This Ministerial Conference, held in the presence of numerous representatives of governments, including representatives of the Government of New-Caledonia, French Polynesia and Wallis and Futuna, international institutions and NGOs, was structured around three roundtables, on the following subjects: the benefits and urgency of conserving the oceans, promoting the regional scale as the appropriate framework for effective action, and international initiatives needed to protect the high seas.
Exchanges paved the way for a common declaration, based on the outcomes delivered by experts who met in Marseille over the course five days. Its signatories reaffirmed their determination to reach the target of covering 10 percent of the oceans with marine protected areas by 2020 (Aichi 11). Today, only 3 percent are protected.The ministers also committed to leveraging the means necessary to do so.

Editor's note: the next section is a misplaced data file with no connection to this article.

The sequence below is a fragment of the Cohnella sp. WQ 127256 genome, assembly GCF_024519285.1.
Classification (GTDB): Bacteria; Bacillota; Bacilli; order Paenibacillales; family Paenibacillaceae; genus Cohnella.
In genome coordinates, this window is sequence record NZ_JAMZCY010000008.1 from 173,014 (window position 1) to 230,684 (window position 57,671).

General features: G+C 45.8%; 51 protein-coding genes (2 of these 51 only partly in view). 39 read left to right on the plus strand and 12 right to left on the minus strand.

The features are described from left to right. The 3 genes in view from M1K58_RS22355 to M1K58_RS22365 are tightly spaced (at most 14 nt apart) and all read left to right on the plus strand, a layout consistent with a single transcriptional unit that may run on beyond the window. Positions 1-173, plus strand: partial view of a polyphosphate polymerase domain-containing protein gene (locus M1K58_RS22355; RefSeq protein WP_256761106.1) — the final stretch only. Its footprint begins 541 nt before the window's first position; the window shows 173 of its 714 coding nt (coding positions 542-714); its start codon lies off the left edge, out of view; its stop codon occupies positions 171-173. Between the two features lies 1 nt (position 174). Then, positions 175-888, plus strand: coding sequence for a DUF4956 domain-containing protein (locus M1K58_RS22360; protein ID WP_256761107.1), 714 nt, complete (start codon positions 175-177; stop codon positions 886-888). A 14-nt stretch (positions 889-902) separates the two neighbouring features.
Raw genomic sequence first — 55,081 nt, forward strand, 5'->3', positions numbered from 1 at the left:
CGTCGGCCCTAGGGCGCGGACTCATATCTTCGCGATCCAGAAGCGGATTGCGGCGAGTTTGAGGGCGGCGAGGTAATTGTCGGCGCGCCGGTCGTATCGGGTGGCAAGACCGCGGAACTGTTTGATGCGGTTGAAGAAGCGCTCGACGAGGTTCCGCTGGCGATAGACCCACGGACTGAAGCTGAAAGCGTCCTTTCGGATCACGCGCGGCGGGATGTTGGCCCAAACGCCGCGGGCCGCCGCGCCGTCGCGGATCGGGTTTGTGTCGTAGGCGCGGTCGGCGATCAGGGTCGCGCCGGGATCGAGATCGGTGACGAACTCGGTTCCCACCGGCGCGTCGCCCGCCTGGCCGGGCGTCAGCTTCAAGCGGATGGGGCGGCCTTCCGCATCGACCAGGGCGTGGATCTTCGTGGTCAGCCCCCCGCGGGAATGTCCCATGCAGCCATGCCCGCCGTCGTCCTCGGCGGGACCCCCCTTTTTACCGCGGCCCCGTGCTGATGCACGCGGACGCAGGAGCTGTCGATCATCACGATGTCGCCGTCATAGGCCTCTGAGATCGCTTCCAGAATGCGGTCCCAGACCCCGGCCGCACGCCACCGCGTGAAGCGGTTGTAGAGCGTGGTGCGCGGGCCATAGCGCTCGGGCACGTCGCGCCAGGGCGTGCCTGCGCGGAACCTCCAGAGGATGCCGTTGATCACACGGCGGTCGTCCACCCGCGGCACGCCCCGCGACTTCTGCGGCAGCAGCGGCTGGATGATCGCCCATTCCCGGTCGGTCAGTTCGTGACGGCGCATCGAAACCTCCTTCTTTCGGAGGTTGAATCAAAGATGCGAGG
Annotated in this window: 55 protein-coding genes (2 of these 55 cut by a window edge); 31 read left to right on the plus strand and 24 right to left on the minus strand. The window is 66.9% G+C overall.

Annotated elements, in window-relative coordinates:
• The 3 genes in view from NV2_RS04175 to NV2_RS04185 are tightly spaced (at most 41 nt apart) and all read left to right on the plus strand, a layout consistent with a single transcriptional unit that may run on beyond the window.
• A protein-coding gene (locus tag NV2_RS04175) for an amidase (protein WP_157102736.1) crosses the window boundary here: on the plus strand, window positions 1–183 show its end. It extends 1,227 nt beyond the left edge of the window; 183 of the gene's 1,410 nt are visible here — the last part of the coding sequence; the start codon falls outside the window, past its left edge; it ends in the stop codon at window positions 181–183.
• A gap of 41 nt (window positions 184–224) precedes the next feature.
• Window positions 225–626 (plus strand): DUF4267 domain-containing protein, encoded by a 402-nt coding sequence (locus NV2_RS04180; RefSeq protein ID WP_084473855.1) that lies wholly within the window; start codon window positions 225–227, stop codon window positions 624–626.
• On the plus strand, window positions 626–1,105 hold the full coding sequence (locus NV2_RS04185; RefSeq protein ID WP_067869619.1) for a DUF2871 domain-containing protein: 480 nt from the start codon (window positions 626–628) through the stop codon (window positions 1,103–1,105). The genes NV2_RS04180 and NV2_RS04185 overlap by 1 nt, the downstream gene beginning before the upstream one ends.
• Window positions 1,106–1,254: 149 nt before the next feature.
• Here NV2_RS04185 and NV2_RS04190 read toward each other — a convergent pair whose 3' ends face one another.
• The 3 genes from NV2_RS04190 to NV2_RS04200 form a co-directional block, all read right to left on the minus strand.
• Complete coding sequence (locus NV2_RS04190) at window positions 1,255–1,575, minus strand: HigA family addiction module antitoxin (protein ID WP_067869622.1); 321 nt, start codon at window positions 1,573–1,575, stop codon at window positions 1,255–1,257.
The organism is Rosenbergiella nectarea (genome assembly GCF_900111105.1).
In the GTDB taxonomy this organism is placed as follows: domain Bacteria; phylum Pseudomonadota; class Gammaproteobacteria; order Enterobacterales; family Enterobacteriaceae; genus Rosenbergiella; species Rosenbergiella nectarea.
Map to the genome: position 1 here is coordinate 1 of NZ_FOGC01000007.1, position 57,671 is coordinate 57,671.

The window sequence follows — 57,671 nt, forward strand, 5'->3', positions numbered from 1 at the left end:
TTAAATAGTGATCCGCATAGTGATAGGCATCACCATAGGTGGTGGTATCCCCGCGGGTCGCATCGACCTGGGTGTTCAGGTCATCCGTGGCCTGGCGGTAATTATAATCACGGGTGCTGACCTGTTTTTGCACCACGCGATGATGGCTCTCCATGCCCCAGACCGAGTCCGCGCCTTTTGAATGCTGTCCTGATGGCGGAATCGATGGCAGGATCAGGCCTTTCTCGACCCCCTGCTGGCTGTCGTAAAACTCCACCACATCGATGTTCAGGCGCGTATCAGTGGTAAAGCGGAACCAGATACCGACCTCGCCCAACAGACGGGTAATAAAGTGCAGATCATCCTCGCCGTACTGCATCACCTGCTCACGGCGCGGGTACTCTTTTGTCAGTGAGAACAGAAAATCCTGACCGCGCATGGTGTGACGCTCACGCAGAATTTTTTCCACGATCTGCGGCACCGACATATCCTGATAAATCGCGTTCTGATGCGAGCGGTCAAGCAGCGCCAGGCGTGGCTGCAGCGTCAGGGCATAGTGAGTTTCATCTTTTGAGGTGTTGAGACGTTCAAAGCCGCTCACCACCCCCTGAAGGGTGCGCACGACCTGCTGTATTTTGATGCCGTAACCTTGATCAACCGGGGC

The Government of New-Caledonia announced the creation of a marine park in the New-Caledonia EEZ as well as the organization of the above mentioned Oceania 21 meeting next April and the French Polynesia announced the creation of a large marine protected area in the Marquesas islands archipelagoes. The representative of Seychelles, Mr Ronny Jumeau, invited all the EU Overseas to join GLISPA as they constitute one of the first marine territories of the world and are thus key actors of oceans governance.
New significant French Initiatives in Pacific, Caribbean and Indian Ocean
On October 26, the French Minister of Ecology announced several significant environmental initiatives at the Ajaccio Ministerial Conference for Ocean Conservation.
Mr. Martin provided details on the financial commitments of France to marine-conservation projects worldwide. Over the next two years, they will receive more than 20 million Euros from the French Global Environment Facility (FFEM) and the French Development Agency (AFD), with the Mediterranean receiving € 3 million, West Africa € 3.7 million, the Indian Ocean € 5.5 million, the Caribbean € 1 million and the Pacific € 6.5 million.